Cricket Creates Family and LGBTQ Allies

Becoming allies, friends and teammates across the LGBTQ+ community

Lachlan Smith
Sep 4 · 5 min read
Photo by Edgar Chaparro on Unsplash

Creating something new provides a chance to do things differently, to enable cultures and structures to be curated and crafted, and, perhaps most importantly, gives you a chance to rip up the rule book and start afresh.

Cricket, like any sport, can be an unwelcoming environment for members of the LGBTQ+ community. Still, I knew it didn’t need to be this way when I started exploring establishing an inclusive club. Changing cricket was not going to be easy, but by planting a seed and helping it grow, I hoped we could make people think differently about LGBTQ+ participation in cricket, both within and outside the community.

Team sports and the environments that go hand in hand are not always easy to cultivate and promote. It is these environments that can be prohibitive and unwelcoming for so many. Creating the Birmingham Unicorns Cricket Club was the first step in changing cricket culture in England. The club was established to welcome all from the LGBTQ+ community and their allies. To date we have grown a membership that includes gay men, lesbian women, trans men, trans women, non-binary people, bisexual men and straight allies.

This doesn’t happen by accident; it involves consciously ensuring everyone is welcomed and respected. So what does this look like for the Unicorns? We knew that good intentions were not enough; we had to make sure this played out in reality.

First and foremost, we agreed on a club vision and ethos, one that everyone would sign up to when they joined, and it had to become the benchmark for the way we played and socialised together.

This foundation is essential. But making an environment where everyone is allies and friends can only be built on this foundation. We are still learning; that process continues, but we have learnt so much, including welcoming new members with open hearts and eyes. We all make judgements when we meet people, and meeting new members at the Unicorns has challenged me. I’ve had to rethink and re-evaluate my beliefs, views and assumptions about people. This learning process has been powerful and moving at times. Meeting people and being open to everything they have to offer is something I have had to work at, and I know other club members have worked hard to be open and welcoming to all who join us.

We are taught to judge from a young age. However, undoing this instinct takes time.

Having a common interest, cricket has helped to forge new friendships and understanding between members and teammates. We have a range of cricketing experiences across the membership. Experienced cricketers are joined by those brand new to the sport. The age range and the geographical reach of the club is extraordinary. Having such a mix of people coming together, with the key common threads being cricket and as members of the LGBTQ+ community, has amazed me. But how has this worked? There have been several practical and practice-based measures taken that have helped us be friends and allies. These have included:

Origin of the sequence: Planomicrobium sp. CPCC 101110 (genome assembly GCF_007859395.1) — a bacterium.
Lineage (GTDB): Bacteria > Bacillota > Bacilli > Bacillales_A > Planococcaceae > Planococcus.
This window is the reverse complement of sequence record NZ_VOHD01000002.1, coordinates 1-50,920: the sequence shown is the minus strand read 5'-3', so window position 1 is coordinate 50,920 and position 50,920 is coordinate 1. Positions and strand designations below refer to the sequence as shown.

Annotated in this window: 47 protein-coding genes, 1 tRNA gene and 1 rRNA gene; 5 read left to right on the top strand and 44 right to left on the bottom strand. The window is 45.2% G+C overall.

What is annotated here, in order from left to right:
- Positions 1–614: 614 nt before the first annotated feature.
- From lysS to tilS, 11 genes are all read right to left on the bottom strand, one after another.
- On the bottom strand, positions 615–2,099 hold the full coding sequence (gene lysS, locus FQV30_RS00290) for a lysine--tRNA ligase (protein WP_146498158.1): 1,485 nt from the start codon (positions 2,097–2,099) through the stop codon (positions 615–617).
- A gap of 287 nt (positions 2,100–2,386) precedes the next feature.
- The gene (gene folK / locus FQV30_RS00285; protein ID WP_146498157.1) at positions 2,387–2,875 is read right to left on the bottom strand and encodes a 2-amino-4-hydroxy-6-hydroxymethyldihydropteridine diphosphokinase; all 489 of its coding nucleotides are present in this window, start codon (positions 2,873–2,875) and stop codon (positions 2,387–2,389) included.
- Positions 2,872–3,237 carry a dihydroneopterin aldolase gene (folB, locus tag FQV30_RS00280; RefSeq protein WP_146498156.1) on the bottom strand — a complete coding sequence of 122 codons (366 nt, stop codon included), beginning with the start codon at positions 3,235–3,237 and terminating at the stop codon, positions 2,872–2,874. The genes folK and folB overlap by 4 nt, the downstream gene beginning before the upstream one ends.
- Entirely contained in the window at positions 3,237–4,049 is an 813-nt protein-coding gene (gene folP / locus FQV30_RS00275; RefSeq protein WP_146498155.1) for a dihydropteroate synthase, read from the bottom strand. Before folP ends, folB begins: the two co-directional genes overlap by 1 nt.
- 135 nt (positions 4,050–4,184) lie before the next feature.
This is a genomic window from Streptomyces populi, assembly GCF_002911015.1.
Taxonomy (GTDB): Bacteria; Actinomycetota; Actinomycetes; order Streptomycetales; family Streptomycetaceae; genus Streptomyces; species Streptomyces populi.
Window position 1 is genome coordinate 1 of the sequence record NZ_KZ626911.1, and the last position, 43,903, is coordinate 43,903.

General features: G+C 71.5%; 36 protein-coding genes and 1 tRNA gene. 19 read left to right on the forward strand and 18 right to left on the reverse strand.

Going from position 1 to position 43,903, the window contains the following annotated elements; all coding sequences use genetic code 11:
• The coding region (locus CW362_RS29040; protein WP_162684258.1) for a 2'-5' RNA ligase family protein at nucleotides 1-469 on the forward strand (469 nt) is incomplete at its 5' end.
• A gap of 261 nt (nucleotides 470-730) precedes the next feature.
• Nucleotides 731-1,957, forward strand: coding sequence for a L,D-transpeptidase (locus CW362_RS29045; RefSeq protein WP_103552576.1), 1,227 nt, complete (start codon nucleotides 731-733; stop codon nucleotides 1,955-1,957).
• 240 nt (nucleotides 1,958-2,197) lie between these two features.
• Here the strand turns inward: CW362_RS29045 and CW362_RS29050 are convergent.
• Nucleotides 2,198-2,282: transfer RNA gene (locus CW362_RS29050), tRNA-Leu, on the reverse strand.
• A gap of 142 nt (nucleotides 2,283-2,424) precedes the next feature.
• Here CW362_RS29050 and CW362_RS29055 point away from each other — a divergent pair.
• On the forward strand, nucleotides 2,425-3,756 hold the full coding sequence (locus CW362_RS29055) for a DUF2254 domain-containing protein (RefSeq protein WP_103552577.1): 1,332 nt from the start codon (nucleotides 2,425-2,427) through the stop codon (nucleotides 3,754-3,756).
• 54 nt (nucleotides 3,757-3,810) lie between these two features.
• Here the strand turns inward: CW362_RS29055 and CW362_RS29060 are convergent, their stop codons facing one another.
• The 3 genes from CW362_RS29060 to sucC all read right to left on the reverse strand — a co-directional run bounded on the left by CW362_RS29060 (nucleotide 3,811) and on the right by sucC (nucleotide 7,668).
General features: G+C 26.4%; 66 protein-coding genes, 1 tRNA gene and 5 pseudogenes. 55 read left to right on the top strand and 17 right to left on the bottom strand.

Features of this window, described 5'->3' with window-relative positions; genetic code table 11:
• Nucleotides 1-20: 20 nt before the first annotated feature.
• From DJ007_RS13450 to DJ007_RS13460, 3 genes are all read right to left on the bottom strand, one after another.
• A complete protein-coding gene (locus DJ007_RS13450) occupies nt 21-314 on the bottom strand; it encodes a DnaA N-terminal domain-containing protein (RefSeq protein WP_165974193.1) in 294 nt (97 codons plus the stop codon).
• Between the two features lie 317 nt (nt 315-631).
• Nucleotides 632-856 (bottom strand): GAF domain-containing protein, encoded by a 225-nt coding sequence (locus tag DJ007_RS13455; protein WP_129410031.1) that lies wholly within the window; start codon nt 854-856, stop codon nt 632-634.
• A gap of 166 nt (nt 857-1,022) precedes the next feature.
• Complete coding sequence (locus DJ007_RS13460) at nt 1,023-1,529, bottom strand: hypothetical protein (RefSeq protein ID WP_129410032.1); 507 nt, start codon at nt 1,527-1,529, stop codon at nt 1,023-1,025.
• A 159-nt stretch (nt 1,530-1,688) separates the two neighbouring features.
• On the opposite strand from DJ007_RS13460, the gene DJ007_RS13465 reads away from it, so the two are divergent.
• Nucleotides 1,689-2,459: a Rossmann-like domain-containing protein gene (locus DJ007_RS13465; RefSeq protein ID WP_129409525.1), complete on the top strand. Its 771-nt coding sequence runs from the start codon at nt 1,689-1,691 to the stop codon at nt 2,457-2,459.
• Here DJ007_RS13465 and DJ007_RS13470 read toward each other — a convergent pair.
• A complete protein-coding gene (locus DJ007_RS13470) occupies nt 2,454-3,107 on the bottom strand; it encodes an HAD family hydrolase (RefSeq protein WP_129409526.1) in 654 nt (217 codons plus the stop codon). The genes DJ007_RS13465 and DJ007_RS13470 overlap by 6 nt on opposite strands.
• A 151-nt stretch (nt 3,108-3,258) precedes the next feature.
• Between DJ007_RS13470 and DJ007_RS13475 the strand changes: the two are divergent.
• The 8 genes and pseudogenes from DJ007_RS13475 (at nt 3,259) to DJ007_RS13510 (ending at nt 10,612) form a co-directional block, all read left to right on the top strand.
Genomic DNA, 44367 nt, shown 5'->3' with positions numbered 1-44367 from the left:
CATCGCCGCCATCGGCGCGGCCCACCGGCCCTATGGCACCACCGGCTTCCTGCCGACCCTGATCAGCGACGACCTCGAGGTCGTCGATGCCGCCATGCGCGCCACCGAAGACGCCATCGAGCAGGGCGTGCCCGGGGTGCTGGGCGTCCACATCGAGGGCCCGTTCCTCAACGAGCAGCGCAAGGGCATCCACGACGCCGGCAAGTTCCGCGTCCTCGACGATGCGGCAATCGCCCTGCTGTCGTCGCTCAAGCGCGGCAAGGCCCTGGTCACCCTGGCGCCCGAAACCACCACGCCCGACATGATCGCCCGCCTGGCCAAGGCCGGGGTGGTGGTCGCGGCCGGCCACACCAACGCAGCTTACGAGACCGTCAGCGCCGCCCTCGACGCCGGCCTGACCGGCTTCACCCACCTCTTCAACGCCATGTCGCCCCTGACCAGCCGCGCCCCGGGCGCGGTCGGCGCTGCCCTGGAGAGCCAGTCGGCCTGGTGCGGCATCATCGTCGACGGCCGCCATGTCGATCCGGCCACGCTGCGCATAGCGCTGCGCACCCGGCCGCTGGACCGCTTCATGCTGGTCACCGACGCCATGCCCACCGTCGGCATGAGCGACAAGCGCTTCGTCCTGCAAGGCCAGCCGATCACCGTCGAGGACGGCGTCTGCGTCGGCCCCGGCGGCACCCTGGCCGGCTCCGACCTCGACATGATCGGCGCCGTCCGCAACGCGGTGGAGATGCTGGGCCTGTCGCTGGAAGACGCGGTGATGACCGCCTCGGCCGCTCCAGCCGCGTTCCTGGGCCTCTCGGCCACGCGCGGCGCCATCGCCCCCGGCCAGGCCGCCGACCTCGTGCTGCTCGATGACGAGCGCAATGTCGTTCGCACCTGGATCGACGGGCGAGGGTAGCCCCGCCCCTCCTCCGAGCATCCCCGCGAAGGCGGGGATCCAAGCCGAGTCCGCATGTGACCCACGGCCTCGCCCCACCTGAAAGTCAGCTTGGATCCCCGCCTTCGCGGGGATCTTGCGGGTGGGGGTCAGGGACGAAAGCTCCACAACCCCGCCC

• Letting people tell their own stories in their own time. For many LGBTQ+ people, there may have been trauma in their past, or it may still be present today. We want people to tell their own stories, but it needs to be in their own time when they are ready. There is no need to declare sexual orientations or gender identities when arriving at the club. Instead, stories emerge through the strength of friendships and the firm understanding of allyship.
  • We are open and visible about what people can expect when they come to the club. This is an ever-evolving process, but we use our website and social media to promote the club and answer questions openly and honestly. We knew, for example, that attracting trans members needed us to have more than an anti-discrimination policy. It required us to visibly welcome them, and then they could tell their story in their own time.
  • Cricket is a team game, but it has a unique focus on individual statistics and performances. Everybody wants both the team to do well as well as having an impact on the game themselves. Making your first runs with the bat, taking a catch or a piece of excellent fielding all contribute to the team performance. So it is important to celebrate all these achievements and recognise the improvement in everyone’s games.
  • We socialise together as much as we can. It sounds like a small thing, and it hasn’t always been easy, given we started when covid-19 was at its height in the UK, but we talk to each other, share a beer or soft drink and learn from each other. This has helped create a community that is strong and supports each other.

Being an ally is not simply about saying the right thing; it is about doing the right things and giving people the space and respect to tell their stories. We all have one to tell. Telling stories educates, grows an understanding and bond between people and this, for me, is what makes a strong ally within the LGBTQ+ community. At the Unicorns, we continue to learn and evolve, but we know that respecting each other’s stories is the foundation to allyship, friendship and success.

Prism & Pen

Amplifying LGBTQ voices through the art of storytelling